They know the best time of year to hit the slopes isn’t in the dead of winter, but rather when most Americans are turning their attention toward baseball and spring break beaches. There are more than a few resorts where spring skiing means good powder, sunny skies, no lines and reduced prices.
Take the first week of April in northwest Wyoming, for example. Last year, nearly 70 inches of snow fell at Grand Targhee between March 31 and April 7, including 21 inches from one storm on April 2. The late-season lift lines were thin, the cost of skiing and lodging relatively low, and the powder was deep — more than waist-deep in some spots.
These were the types of days ski instructor and Minnesota native Mark Hanson dreamed of when he left behind a traditional office job and headed for the Rockies with his wife some two decades ago.
“The days are longer, brighter, warmer, and there’s generally more accumulation than any point in the season,” Hanson said. “The snow is still adding until sometime in April, so chances are very good you’ll have either powder or sunshine and maybe both, and who doesn’t love that?”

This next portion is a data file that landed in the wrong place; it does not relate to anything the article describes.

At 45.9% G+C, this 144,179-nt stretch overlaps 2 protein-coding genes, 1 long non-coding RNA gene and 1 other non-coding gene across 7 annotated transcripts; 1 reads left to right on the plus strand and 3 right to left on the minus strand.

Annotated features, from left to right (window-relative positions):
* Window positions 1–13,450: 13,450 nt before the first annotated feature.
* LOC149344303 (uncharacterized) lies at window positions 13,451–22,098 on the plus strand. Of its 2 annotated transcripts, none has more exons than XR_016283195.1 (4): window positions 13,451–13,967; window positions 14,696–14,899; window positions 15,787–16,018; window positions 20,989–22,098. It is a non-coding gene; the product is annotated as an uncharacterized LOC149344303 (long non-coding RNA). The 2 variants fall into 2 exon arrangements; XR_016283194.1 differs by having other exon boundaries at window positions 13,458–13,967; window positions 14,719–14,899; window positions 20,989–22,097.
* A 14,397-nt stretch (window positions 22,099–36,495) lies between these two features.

On the other side of the Teton Range at expansive Jackson Hole ski resort, it was more of the same. The hard-core skiers made sure they caught an early tram ride to the summit so they could drop into a bed of fresh powder lining the famous Corbetz Couloir.
By most accounts, the last week of last season at Jackson Hole was arguably the best. An unusual dry spell left conditions below average for much of the heart of the season, leaving those who jammed the resort at peak times often skiing on manmade hard-pack and watching out for rocks and stumps in higher-difficulty areas.
Those who trickled into the historic fur-trading post turned world-famous destination in late March and through last Easter weekend got the bigger bank for their buck. Just about the whole mountain was open and covered with fresh snow, leaving skiers to choose their own ways down through wide open bowls or to snake fresh tracks between the trees.